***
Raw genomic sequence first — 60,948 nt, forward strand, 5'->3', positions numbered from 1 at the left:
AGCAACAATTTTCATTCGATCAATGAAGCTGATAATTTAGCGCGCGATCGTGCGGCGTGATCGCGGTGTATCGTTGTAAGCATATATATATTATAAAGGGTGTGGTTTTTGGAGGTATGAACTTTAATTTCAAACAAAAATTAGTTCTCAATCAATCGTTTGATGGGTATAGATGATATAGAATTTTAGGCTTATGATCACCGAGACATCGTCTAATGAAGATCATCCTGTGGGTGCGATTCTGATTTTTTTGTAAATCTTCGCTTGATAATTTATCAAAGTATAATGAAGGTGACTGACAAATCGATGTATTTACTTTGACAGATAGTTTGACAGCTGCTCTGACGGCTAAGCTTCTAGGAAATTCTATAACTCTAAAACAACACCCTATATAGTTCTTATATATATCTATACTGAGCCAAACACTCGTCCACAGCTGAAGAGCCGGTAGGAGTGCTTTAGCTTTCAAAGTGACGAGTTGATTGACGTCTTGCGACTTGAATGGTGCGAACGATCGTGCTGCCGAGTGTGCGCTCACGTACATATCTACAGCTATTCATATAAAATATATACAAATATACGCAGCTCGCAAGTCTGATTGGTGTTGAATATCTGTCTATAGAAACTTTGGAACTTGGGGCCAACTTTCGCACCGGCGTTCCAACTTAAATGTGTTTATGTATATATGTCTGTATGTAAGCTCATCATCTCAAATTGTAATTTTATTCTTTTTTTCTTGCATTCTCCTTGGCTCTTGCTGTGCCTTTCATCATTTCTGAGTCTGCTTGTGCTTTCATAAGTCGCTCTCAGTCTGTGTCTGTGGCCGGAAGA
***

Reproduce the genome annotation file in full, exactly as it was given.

Raw genomic sequence first — 60,948 nt, forward strand, 5'->3', positions numbered from 1 at the left:
AGCAACAATTTTCATTCGATCAATGAAGCTGATAATTTAGCGCGCGATCGTGCGGCGTGATCGCGGTGTATCGTTGTAAGCATATATATATTATAAAGGGTGTGGTTTTTGGAGGTATGAACTTTAATTTCAAACAAAAATTAGTTCTCAATCAATCGTTTGATGGGTATAGATGATATAGAATTTTAGGCTTATGATCACCGAGACATCGTCTAATGAAGATCATCCTGTGGGTGCGATTCTGATTTTTTTGTAAATCTTCGCTTGATAATTTATCAAAGTATAATGAAGGTGACTGACAAATCGATGTATTTACTTTGACAGATAGTTTGACAGCTGCTCTGACGGCTAAGCTTCTAGGAAATTCTATAACTCTAAAACAACACCCTATATAGTTCTTATATATATCTATACTGAGCCAAACACTCGTCCACAGCTGAAGAGCCGGTAGGAGTGCTTTAGCTTTCAAAGTGACGAGTTGATTGACGTCTTGCGACTTGAATGGTGCGAACGATCGTGCTGCCGAGTGTGCGCTCACGTACATATCTACAGCTATTCATATAAAATATATACAAATATACGCAGCTCGCAAGTCTGATTGGTGTTGAATATCTGTCTATAGAAACTTTGGAACTTGGGGCCAACTTTCGCACCGGCGTTCCAACTTAAATGTGTTTATGTATATATGTCTGTATGTAAGCTCATCATCTCAAATTGTAATTTTATTCTTTTTTTCTTGCATTCTCCTTGGCTCTTGCTGTGCCTTTCATCATTTCTGAGTCTGCTTGTGCTTTCATAAGTCGCTCTCAGTCTGTGTCTGTGGCCGGAAGA